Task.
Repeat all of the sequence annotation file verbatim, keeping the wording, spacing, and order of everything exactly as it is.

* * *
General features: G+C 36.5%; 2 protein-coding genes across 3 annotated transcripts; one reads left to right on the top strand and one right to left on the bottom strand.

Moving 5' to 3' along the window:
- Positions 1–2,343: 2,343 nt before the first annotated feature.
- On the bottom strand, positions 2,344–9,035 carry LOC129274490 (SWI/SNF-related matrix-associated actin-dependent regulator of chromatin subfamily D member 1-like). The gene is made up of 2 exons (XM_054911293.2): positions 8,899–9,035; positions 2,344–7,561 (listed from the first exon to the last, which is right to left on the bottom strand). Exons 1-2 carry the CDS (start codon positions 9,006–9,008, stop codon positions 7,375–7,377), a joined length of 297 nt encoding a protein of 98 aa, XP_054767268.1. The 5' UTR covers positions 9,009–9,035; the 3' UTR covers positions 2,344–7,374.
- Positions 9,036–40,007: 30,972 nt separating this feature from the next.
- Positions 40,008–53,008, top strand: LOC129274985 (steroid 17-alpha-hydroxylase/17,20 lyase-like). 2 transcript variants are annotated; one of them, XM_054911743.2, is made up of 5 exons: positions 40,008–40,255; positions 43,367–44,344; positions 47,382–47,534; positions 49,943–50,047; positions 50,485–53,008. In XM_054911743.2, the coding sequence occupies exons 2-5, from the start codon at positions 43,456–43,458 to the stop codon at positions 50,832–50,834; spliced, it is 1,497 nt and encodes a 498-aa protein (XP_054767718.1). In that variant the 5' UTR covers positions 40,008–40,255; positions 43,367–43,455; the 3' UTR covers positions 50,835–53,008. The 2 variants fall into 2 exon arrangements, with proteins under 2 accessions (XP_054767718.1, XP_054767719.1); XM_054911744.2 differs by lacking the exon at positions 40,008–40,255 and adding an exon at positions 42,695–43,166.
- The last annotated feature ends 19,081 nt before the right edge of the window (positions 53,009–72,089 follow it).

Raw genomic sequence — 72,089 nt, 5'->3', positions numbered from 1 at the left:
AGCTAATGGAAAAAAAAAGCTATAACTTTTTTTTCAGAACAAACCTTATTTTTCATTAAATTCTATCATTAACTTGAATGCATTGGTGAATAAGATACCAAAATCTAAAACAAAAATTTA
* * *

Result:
General features: G+C 36.5%; 2 protein-coding genes across 3 annotated transcripts; one reads left to right on the top strand and one right to left on the bottom strand.

Moving 5' to 3' along the window:
- Positions 1–2,343: 2,343 nt before the first annotated feature.
- On the bottom strand, positions 2,344–9,035 carry LOC129274490 (SWI/SNF-related matrix-associated actin-dependent regulator of chromatin subfamily D member 1-like). The gene is made up of 2 exons (XM_054911293.2): positions 8,899–9,035; positions 2,344–7,561 (listed from the first exon to the last, which is right to left on the bottom strand). Exons 1-2 carry the CDS (start codon positions 9,006–9,008, stop codon positions 7,375–7,377), a joined length of 297 nt encoding a protein of 98 aa, XP_054767268.1. The 5' UTR covers positions 9,009–9,035; the 3' UTR covers positions 2,344–7,374.
- Positions 9,036–40,007: 30,972 nt separating this feature from the next.
- Positions 40,008–53,008, top strand: LOC129274985 (steroid 17-alpha-hydroxylase/17,20 lyase-like). 2 transcript variants are annotated; one of them, XM_054911743.2, is made up of 5 exons: positions 40,008–40,255; positions 43,367–44,344; positions 47,382–47,534; positions 49,943–50,047; positions 50,485–53,008. In XM_054911743.2, the coding sequence occupies exons 2-5, from the start codon at positions 43,456–43,458 to the stop codon at positions 50,832–50,834; spliced, it is 1,497 nt and encodes a 498-aa protein (XP_054767718.1). In that variant the 5' UTR covers positions 40,008–40,255; positions 43,367–43,455; the 3' UTR covers positions 50,835–53,008. The 2 variants fall into 2 exon arrangements, with proteins under 2 accessions (XP_054767718.1, XP_054767719.1); XM_054911744.2 differs by lacking the exon at positions 40,008–40,255 and adding an exon at positions 42,695–43,166.
- The last annotated feature ends 19,081 nt before the right edge of the window (positions 53,009–72,089 follow it).

Raw genomic sequence — 72,089 nt, 5'->3', positions numbered from 1 at the left:
AGCTAATGGAAAAAAAAAGCTATAACTTTTTTTTCAGAACAAACCTTATTTTTCATTAAATTCTATCATTAACTTGAATGCATTGGTGAATAAGATACCAAAATCTAAAACAAAAATTTA